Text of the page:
I love live music. Last night I was at a gig in the Button Factory.
I was late in life to the realisation how much I enjoyed gigs – and in fact was 23 years old before I attended my first one. OK of course I had seen live music in bars or at fun fairs or at weddings. But the act of paying for a ticket and going to a venue specially designed for playing music was a late arrival in my repertoire. The first gig I ever attended was Bela Fleck and the Flecktones in the Olympia Theatre in Dublin. Apparently this is a bluegrass fusion band. I attended with a friend who had a spare ticket. And said friend remains to this day far more learned about musical styles than I am. Personally I wouldn’t blink an eyelid if ‘Love in the first degree’ by Bananarama won an award for best song ever.
Last night was the final night for a 2 week festival called First Fortnight. It is a charity devoted to the destigmatisation of mental health problems. Perhaps everyone knows about this charity but as it is still only a few months that I have been back in Ireland, there are many people, and events that mean nothing to me, despite being well known over here – the TV show ‘Love/Hate’ was apparently a phenomenon during my absence, I only discovered it last May.
I heard about the event from the Facebook page of one of the bands performing – The Brad Pitt Light Orchestra, who hail from Limerick. Back in May when I flew home to vote yes for the gays (lovely people, so polite, so good at decorating – relax I am joking) I arrived 2 days before the vote and remained for 10 days afterwards. Towards the end of my stay I was getting itchy feet. This always happened – I would be desperate to go home to Ireland, and after about a week I would be anxious to go back to Amsterdam. Over the bank holiday weekend there was a festival in Limerick called ‘Culture and Chips’ (with a name like that it has all my favourite things covered) this group were performing. I had never heard of them but tickets were a tenner, and according to the Facebook page of Yes Equality Limerick (those intrepid people I had pounded the streets and doors of Limerick with, on the day before the vote) there was a special surprise on the door, if you said you had been involved in the Yes Equality campaign (I never did find out what that surprise was – I had only done 1 street canvass and 1 door to door canvass the day before the vote, so I didn’t really feel I could lay claim to whatever was on offer).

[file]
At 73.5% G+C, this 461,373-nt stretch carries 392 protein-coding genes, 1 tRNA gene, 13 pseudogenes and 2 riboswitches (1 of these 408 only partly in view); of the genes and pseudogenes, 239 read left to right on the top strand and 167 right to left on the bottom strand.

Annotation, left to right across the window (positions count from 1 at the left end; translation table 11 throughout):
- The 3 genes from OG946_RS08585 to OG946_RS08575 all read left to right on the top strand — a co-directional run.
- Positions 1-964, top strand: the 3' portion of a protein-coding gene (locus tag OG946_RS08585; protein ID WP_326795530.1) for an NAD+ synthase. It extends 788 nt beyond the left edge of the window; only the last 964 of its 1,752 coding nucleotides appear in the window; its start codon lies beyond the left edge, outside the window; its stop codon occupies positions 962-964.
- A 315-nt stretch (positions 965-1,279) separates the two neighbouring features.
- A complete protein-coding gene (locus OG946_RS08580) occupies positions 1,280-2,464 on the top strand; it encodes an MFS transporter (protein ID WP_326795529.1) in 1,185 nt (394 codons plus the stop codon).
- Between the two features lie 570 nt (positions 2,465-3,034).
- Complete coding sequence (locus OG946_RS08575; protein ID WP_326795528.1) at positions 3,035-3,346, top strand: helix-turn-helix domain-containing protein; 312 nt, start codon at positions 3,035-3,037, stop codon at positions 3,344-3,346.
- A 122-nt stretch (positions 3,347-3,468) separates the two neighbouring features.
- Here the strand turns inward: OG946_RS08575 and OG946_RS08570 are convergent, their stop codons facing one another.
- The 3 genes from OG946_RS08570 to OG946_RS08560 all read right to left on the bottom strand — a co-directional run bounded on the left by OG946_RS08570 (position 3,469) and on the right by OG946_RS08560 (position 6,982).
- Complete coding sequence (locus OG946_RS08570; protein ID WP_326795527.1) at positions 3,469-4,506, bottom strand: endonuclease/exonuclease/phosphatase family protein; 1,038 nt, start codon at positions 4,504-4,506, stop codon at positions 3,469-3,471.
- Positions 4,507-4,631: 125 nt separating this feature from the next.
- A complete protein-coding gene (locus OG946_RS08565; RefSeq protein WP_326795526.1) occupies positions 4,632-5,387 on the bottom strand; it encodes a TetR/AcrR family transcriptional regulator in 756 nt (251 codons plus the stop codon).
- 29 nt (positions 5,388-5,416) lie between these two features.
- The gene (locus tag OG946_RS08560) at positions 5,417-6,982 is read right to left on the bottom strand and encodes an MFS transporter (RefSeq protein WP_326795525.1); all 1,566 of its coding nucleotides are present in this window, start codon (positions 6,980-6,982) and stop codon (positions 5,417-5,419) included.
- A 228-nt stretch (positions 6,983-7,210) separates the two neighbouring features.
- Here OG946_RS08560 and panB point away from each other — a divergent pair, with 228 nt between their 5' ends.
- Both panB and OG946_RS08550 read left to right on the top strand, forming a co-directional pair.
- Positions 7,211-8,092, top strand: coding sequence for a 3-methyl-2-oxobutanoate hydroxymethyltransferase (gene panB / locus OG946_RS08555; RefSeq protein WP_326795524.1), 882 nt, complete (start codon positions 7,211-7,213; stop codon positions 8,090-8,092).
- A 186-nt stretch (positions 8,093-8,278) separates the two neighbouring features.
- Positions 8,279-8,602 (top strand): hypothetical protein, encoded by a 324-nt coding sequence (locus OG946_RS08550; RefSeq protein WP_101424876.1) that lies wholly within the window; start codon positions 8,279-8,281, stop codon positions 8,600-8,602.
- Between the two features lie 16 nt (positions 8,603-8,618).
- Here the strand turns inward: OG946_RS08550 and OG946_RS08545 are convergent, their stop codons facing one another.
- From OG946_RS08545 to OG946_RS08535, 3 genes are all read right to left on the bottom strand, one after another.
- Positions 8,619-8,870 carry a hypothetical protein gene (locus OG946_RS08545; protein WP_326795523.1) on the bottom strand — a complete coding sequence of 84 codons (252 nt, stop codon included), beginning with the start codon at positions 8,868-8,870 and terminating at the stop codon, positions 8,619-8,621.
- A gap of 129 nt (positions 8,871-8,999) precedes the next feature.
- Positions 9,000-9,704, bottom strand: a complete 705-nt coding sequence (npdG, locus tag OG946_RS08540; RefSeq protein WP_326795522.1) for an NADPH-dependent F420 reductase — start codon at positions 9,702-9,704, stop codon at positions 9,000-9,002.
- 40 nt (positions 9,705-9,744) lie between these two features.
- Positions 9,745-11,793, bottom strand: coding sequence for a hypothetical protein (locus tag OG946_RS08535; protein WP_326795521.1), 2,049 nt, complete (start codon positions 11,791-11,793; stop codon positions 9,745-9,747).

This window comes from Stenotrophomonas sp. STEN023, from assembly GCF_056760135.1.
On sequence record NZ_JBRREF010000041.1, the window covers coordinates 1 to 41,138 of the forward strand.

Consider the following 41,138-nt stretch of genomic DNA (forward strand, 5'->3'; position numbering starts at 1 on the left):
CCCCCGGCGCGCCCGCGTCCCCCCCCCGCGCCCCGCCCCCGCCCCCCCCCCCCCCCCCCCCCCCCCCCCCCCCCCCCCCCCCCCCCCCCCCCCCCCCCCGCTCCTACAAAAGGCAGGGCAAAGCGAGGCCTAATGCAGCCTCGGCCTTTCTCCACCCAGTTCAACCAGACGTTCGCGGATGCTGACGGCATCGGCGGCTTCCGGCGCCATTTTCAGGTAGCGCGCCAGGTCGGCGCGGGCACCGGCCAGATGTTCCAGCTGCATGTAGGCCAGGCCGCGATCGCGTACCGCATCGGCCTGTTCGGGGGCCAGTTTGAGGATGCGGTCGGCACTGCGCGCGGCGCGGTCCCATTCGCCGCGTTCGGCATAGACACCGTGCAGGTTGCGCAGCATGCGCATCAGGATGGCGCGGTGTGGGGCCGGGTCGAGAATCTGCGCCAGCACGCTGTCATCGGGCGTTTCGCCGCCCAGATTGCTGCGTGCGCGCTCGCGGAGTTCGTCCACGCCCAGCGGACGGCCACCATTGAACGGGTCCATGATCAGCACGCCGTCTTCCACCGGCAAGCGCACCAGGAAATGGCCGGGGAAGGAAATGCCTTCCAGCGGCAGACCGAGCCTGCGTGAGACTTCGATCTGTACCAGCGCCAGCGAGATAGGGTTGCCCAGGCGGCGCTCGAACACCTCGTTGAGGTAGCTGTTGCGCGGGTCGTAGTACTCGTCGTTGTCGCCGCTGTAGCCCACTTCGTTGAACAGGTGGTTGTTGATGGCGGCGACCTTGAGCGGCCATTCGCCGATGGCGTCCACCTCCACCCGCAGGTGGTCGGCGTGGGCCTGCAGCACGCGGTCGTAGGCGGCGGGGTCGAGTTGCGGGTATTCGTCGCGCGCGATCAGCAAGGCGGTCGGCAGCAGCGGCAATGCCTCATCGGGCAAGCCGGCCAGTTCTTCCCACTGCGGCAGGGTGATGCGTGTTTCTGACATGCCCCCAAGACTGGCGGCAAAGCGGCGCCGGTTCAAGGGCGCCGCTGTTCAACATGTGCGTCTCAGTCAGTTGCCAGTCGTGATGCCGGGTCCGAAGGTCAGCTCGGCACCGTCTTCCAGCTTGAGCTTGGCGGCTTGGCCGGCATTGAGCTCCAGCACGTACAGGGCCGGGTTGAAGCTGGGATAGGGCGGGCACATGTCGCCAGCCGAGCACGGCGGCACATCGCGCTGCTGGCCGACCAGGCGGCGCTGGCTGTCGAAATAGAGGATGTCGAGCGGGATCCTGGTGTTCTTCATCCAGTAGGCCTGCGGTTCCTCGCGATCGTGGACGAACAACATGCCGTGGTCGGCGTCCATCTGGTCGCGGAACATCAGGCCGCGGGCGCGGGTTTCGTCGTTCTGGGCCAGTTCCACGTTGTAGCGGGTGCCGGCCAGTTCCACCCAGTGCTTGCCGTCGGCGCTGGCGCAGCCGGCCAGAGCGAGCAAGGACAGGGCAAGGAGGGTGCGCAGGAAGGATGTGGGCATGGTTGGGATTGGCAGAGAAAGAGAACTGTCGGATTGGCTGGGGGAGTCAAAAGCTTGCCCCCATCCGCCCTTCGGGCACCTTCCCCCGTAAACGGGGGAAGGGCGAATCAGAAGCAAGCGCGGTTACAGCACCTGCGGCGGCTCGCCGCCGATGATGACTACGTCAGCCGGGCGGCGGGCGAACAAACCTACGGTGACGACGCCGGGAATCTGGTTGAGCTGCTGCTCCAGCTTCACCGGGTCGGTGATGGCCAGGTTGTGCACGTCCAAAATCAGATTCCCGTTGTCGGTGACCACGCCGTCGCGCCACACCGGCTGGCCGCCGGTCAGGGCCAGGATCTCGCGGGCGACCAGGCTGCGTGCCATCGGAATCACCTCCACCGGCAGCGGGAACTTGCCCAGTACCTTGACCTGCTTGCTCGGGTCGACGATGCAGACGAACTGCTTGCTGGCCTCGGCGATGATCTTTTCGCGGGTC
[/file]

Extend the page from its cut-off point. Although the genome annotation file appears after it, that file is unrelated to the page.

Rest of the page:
They did a good show back in June, I liked their Facebook page (these days I only hear about events or gigs or festivals through social media), and when I saw they were performing at this festival in Dublin I thought I would toddle along .
The Temple Bar Music Centre is, I am happy to say, as grotty as it has always been. I remember at the end of the last century about a year before I set sail on the emigrant plane to Amsterdam (75 minutes, Aer Lingus, less of the histrionics please) I was at the Mr Wonderbar final there. Wonderbar was a fortnghtly gay club in the 1990s and was the first gay club I ever danced at. They had a tragically tacky beauty pageant every year. I say it is tragically tacky now, but back then I was convinced that this was the height of sophistication and rebellion. One year Linda Martin was the compere. This was before her revival as a panto queen and sworn enemy of Twink. I was not a contestant in the final but I won a spot prize of a bottle of poppers from Linda. This is in fact one of the highlights of my pre-Amsterdam, Dublin life. Accepting a vial of room-odorizer from a Eurovision titan.
The decor hasn’t changed much, the layout is more or less the same.
We arrived to see that State Lights were already performing – they were a pretty good band. The lead singer looked about 16 – then again he was probably not far off that age. They gave a good set and seemed proud of the fact that they were going to be doing their first promoted, solo gig in Whelans in March. Tickets are 7.50Eur.
Next up were the Brad Pitt Light Orchestra. I do wonder what that stoner vacuum Mr Jennifer Aniston has done to deserve his own celestial orchestra, that a luminary like Bryan Dennehy hasn’t done. But that’s not really my business. They were fantastic again.
Then came Ham Sandwich – a group from Navan who I saw in Dolans in Limerick just before Christmas. Their gig in Dolans was good but coincided with a Munster v Leicester rugby match meaning they did not get to the stage until after 11, by which time the audience was rather drunk and raucous, and I was wedged beside a couple having a domestic in public, for the duration of the show. They were much better tonight – or rather the audience was much better.
To finish things off was the King Kong Company – an electronic group that caused mass foot-tapping.
All the groups performed a David Bowie number which was joyous but also incredibly sad – it felt like the Broadway dimming of the lights – current bands raising their caps to a recently departed great.
One thing I did notice (and I am not commenting on the whys or wherefores) was that the combined numbers of the 4 bands was 26 people. Of that 26, a mere 3 were women. Is rock music still such a boys’ club? I guess it is.
At about 12.30 we left – my middle-aged carcass couldn’t take any more. I went to Supermacs around the corner, bought some garlic chip ‘n’ cheese, crossed the river and walked the 15 minutes it now takes me to get home.